Company of Spies begins with the cataclysmic bombing of Pearl Harbor that quickly pushed the United States into World War II. Seemingly overnight the American citizenship radically changed the definition of the family infrastructure and the role of women in war and the workplace. Dr. Margaret S. Emanuelson explores these changes through the thoughts and actions of her main character Abby St. Giles. She writes “Brought up in a tradition of honor country duty she had been taught reverence for God the flag…to serve one’s country was to serve God as a sacred trust and privilege…Abby shuddered to think of what was coming. The signs were there. Hegel was right. The pendulum was swinging…how far would the pendulum continue to swing before corruption deception and immorality were accepted as normal?”
Abby decides to serve her country by enlisting as an O.S.S. operative. After her training is complete she and her partner (and love interest) Biff travel all over the world on the trail of a vicious Nazi spy who will do anything to cover his tracks including possibly kidnapping Abby’s best friend Suzanne.
Emanuelson’s inspiration for Company of Spies comes from her personal experience as an O.S.S. veteran and a clinical and forensic psychologist. Her insight into the vagaries of humanity and knowledge of history is indisputable. Some sections of her novel work like a James Michener piece the conglomerate of philosophy historical fact poetic prose strong characterizations and action and intrigue. Unfortunately her pacing is uneven and there is too much exposition. There is nothing wrong with providing some backstory and a little exposition but it is irritating when dialogue is no more than a recap of events and does not enhance or move the story along. When the characters are not making such revelations they’re pledging declarations of love. It is as if the author cannot write a conversation that is related to the action of the story and readers will quickly lose interest.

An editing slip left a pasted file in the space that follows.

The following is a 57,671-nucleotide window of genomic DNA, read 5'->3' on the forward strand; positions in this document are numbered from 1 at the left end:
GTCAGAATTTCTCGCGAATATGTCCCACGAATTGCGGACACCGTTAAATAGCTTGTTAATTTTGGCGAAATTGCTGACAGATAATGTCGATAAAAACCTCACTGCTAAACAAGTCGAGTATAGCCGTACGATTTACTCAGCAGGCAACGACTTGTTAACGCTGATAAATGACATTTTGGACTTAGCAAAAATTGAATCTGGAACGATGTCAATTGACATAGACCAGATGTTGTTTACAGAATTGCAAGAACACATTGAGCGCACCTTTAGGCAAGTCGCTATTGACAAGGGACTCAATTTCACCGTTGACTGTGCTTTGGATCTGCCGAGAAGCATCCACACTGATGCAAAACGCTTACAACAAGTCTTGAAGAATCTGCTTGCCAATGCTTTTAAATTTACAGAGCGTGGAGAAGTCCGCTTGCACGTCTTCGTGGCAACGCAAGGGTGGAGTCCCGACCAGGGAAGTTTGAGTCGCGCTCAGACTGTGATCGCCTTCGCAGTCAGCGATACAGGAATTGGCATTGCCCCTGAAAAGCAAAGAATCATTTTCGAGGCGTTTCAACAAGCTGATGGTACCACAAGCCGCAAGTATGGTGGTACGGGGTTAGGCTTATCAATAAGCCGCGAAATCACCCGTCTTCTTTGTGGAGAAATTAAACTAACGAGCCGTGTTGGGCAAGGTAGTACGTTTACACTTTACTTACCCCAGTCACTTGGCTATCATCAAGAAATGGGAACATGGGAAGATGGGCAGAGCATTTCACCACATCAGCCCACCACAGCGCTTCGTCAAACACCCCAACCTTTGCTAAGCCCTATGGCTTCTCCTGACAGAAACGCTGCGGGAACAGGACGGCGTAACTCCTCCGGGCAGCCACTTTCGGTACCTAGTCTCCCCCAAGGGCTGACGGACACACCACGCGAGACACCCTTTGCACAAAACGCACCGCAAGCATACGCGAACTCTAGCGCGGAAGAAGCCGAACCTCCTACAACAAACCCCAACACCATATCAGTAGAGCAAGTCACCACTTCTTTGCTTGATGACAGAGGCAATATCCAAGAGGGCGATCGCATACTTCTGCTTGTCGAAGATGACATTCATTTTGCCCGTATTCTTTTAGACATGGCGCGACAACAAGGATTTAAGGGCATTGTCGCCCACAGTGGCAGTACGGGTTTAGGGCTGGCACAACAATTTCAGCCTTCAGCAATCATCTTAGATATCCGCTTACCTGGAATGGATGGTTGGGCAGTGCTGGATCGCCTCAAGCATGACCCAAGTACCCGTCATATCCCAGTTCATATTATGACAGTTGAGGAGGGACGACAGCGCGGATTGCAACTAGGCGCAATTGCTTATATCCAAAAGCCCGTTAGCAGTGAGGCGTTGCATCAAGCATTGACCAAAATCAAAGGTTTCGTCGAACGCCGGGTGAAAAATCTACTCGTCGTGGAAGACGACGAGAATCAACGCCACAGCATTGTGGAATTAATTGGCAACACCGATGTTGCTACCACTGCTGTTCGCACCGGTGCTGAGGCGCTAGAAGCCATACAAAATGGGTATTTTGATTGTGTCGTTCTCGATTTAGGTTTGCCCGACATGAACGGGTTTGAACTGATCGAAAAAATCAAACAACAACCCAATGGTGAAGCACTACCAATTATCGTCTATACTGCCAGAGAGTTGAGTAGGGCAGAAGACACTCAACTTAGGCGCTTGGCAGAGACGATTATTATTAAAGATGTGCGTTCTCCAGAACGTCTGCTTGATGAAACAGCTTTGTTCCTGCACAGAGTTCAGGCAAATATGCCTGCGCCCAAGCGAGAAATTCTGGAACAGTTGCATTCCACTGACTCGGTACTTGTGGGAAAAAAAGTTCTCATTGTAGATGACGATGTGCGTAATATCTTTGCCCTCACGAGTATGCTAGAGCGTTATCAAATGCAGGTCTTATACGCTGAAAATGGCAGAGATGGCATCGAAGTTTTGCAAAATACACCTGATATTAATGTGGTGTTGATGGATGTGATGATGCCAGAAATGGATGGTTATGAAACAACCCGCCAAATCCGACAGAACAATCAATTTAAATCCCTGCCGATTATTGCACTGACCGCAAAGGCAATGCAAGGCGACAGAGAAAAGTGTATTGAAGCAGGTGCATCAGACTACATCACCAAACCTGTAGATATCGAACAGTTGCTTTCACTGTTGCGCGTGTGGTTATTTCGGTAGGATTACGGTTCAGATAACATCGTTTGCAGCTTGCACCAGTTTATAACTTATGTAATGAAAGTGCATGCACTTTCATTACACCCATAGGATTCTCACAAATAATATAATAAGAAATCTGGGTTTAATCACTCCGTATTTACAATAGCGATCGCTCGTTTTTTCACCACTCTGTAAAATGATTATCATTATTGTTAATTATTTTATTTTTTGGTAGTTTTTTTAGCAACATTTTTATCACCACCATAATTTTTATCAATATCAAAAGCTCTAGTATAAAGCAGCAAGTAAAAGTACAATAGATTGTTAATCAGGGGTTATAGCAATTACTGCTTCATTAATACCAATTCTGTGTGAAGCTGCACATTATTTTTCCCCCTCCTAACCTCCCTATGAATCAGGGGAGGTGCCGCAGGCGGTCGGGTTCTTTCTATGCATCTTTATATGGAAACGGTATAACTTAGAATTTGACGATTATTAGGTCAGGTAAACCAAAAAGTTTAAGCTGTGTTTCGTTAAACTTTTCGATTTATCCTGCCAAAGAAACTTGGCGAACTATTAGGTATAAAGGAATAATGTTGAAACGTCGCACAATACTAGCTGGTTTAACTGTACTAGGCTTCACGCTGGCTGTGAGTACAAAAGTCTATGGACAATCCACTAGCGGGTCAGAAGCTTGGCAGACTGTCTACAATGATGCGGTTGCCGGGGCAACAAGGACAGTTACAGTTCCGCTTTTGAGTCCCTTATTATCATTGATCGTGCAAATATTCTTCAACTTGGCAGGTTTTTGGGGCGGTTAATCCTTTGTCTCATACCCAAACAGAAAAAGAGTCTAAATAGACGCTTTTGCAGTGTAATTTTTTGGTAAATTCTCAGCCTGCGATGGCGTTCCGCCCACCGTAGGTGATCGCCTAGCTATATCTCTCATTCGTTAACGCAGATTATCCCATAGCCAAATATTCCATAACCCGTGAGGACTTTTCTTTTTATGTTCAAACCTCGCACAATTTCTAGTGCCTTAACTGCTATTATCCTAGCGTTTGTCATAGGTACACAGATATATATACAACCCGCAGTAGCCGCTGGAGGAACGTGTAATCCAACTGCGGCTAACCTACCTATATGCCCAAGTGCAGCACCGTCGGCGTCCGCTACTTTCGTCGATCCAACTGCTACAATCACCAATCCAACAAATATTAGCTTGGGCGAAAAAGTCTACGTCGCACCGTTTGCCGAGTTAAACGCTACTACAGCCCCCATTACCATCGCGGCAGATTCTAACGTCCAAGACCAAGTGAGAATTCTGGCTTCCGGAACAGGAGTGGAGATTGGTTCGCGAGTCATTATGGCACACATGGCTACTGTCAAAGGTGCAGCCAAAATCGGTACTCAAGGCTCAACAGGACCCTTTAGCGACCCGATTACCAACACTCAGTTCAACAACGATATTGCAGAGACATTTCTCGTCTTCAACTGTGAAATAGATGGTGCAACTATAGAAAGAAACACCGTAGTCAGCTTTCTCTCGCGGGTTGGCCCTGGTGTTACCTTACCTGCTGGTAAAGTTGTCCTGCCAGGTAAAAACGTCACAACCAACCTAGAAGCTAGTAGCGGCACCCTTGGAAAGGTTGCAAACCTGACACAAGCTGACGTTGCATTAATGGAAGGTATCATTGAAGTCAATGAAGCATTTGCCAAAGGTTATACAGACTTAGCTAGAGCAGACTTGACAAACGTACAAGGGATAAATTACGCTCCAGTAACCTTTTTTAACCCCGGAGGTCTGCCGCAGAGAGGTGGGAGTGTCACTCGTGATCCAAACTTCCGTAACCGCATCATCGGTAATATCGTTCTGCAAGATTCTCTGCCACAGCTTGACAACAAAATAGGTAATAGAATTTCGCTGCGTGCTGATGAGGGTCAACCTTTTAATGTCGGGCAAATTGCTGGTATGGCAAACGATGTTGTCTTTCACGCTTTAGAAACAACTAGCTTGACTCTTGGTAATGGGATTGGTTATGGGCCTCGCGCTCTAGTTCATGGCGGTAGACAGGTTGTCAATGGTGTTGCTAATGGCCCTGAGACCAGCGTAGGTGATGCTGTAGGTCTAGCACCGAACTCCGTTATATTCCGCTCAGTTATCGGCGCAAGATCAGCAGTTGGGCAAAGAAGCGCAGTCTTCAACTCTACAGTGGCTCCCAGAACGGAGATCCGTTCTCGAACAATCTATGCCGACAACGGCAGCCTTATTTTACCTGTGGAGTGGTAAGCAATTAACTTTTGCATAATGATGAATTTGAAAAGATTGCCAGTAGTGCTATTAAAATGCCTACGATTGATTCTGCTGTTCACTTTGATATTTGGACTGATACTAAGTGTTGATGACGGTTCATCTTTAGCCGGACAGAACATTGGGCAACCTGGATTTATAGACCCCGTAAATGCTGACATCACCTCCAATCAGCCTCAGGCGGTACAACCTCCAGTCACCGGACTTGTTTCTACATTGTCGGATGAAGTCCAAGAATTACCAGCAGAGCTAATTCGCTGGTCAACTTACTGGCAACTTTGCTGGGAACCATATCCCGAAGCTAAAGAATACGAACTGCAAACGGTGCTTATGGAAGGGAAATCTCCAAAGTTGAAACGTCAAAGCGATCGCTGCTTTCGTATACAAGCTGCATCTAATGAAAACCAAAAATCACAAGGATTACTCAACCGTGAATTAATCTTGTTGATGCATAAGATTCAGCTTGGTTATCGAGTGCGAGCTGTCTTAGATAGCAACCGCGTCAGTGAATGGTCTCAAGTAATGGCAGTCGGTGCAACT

Anachronisms are other shortcomings that cannot be overlooked. Unless they’re used intentionally as a vehicle to move a plot along or are specific to a writer’s style they reduce the power and validity of the novel. For example in one scene Abby and her mother Miranda discuss the dangers young women face while traveling alone by train. Abby explains to her mother that a man named George Bush (yes the young George Herbert Walker Bush) helped her with her luggage. Miranda semi-jokingly replies “…but he could be a serial killer you know.” The term “serial killer” wasn’t coined until the 1970s in reference to the high profile killers Ted Bundy and David Berkowitz. A clinical and forensic psychologist should know this fact.
Company of Spies has a cliff-hanger ending and many unresolved plotlines which should guarantee a series of sequels. All the elements are there for a great read if Emanuelson would learn from her mistakes.
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